Two Grass Valley brothers ended up in county jail on the same day — but for different reasons.
James Jordan Zinola, 22, was arrested Tuesday morning after a woman in the 200 block of Joerschke Drive called Grass Valley Police to report that someone had stolen her son’s mountain bike.
She called back about an hour later to report she had located the bike, and the man who stole it was walking down the street.
He then reportedly got into a Honda and she was able to provide the vehicle license plate number.
Zinola was located at Dorsey Drive and Segsworth Way, and was arrested on suspicion of being in possession of stolen property. He was being held in lieu of $10,000 bail.
His 20-year-old brother, James Jerold Zinola-Young, was arrested in connection with a reported stolen vehicle, said Grass Valley Police Capt. Rex Marks.
A person who was described as an acquaintance told police that Zinola-Young had permission to drive the vehicle, but had failed to return it, on Feb. 19. The missing vehicle was reported Monday, Marks said.
Zinola-Young was arrested on suspicion of violating probation and embezzlement, and was being held without bail.
The two men’s mother, Dorothea Zinola, has been in county jail since early November; jail records show two cases, for being under the influence of a controlled substance and transportation of a controlled substance.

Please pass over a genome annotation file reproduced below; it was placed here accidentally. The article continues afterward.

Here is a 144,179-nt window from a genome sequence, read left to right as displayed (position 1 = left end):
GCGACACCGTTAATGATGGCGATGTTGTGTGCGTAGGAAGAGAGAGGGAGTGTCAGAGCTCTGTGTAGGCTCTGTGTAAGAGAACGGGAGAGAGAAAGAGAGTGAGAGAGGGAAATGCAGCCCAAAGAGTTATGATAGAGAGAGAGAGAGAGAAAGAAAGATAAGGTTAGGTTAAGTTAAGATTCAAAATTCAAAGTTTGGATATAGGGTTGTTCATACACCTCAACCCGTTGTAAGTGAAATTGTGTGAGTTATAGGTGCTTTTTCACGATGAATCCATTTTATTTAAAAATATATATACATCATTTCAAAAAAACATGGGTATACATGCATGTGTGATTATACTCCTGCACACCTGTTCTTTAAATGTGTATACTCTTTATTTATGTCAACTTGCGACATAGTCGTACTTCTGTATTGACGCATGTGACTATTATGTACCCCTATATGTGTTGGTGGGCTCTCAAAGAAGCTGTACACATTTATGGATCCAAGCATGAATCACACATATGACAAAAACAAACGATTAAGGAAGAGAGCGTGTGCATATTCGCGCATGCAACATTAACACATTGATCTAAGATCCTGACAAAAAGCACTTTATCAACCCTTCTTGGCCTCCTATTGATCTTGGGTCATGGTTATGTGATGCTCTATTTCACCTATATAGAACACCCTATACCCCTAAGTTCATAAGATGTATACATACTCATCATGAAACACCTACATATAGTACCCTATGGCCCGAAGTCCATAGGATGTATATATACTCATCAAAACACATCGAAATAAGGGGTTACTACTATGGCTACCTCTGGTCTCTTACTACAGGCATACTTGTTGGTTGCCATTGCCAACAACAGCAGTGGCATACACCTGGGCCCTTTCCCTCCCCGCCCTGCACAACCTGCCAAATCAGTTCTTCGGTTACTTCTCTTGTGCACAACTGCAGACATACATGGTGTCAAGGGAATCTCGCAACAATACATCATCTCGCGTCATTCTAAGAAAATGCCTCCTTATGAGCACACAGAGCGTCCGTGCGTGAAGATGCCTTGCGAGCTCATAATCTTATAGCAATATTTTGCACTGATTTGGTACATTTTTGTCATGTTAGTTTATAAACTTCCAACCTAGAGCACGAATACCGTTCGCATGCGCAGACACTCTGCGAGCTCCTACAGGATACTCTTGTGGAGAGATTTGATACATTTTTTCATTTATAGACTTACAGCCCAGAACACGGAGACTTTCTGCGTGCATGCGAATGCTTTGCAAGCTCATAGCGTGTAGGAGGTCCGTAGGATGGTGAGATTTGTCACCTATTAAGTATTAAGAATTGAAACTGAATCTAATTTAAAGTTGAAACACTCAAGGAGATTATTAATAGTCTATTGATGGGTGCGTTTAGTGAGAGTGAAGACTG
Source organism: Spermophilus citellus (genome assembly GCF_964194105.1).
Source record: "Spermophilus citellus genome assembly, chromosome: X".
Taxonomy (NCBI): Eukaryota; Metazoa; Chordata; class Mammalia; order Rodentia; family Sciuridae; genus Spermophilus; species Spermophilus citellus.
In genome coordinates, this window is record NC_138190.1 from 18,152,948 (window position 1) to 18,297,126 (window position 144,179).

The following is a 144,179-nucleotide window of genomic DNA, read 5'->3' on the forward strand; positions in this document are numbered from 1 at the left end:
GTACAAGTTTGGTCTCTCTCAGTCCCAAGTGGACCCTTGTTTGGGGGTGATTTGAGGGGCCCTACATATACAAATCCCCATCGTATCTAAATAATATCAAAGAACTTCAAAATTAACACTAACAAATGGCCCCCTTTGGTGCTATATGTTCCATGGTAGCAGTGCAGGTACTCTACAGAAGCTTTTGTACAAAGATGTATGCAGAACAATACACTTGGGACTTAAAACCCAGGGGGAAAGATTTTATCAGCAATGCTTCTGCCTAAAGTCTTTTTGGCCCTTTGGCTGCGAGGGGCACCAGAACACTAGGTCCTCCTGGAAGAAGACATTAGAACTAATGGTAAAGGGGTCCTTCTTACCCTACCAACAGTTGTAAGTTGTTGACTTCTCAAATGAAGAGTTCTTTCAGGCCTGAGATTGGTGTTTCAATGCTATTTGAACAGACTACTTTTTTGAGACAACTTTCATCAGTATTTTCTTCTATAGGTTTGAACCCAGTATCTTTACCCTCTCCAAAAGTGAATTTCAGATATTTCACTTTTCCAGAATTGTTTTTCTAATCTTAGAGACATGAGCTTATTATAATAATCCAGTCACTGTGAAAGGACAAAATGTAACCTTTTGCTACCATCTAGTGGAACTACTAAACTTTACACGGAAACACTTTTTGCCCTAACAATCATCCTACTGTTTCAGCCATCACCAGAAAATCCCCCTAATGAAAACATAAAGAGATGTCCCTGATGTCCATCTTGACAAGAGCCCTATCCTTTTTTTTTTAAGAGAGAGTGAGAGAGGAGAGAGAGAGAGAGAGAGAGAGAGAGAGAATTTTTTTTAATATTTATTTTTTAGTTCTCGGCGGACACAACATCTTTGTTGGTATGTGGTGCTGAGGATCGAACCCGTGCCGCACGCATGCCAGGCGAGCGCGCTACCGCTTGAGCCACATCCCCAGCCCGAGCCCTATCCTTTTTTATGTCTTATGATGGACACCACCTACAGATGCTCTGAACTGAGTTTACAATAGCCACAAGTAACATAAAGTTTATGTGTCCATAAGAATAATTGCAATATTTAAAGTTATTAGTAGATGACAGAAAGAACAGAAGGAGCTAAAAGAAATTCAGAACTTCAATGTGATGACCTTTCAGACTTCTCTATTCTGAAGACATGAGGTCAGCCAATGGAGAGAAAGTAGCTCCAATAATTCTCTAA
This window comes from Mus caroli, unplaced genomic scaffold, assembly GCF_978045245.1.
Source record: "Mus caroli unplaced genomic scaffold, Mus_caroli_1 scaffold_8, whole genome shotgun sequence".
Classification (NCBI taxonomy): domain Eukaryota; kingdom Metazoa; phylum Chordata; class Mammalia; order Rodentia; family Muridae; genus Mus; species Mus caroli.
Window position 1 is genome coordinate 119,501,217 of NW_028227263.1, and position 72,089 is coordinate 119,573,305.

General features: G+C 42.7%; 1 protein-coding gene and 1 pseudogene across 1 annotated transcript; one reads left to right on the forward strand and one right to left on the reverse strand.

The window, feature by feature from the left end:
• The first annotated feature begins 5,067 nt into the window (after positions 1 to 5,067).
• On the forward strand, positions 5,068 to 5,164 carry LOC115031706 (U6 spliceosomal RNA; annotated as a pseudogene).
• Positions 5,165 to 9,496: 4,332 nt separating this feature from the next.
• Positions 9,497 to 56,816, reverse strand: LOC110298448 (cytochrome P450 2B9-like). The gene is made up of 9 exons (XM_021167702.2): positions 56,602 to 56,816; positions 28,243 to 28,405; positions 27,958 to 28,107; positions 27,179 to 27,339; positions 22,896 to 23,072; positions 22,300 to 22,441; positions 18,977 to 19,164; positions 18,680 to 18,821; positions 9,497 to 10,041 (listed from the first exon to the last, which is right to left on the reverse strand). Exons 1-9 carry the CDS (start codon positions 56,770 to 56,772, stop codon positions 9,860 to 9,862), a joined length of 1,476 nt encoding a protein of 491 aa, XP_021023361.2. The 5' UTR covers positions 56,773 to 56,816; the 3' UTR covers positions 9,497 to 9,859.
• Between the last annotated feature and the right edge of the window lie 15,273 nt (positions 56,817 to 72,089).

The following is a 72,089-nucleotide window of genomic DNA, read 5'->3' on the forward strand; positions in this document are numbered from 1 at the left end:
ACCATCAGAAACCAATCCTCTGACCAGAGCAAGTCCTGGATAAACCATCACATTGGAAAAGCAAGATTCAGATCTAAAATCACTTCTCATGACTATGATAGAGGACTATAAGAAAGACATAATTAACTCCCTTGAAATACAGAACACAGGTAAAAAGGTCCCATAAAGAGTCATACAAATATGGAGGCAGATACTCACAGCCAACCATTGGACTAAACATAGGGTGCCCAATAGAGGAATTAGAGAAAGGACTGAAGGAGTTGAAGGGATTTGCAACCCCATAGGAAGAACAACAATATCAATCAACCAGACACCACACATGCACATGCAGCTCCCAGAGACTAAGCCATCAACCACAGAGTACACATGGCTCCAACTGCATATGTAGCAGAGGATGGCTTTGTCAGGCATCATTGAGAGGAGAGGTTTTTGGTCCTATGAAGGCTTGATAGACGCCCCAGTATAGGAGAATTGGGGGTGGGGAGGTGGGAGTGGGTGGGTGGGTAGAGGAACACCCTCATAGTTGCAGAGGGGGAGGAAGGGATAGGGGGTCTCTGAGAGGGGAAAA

Zinola-Young had been sentenced to five months in jail in November 2011, after both the prosecutor and the judge warned him that he needed to turn his life around. Zinola-Young, 19 at the time, was arrested in September of that year after Grass Valley Police officers were called to the 200 block of Dorsey Drive in response to multiple calls of shots fired. Zinola-Young was found with a loaded handgun and a sawed-off shotgun.
He allegedly had been involved in a domestic dispute with his pregnant girlfriend, and was across the street from her apartment, talking or texting her on the phone that he was going to kill her, and firing in the air.
Zinola-Young pleaded no contest to the felony discharge of a firearm, a misdemeanor count of criminal threats and a misdemeanor count of possession of brass knuckles in the earlier case.
At the time of his sentencing, Nevada County Deputy District Attorney Oliver Pong alluded to Zinola-Young’s extensive juvenile criminal history and urged Judge Candace Heidelberger to consider a stiffer sentence.
“This continuing pattern of misconduct is going to land him in prison for life in installments,” Pong said, adding that Zinola-Young’s professions of remorse rang hollow.
Defense attorney Stephen Munkelt pointed to his client’s youth and dysfunctional home life, and told Heidelberger the defendant was committed to getting a job and staying off drugs.
Heidelberger sentenced Zinola-Young to 180 days total, telling him, “I hope you’re serious about turning it around.”
To contact Staff Writer Liz Kellar, email firstname.lastname@example.org or call 530-477-4229.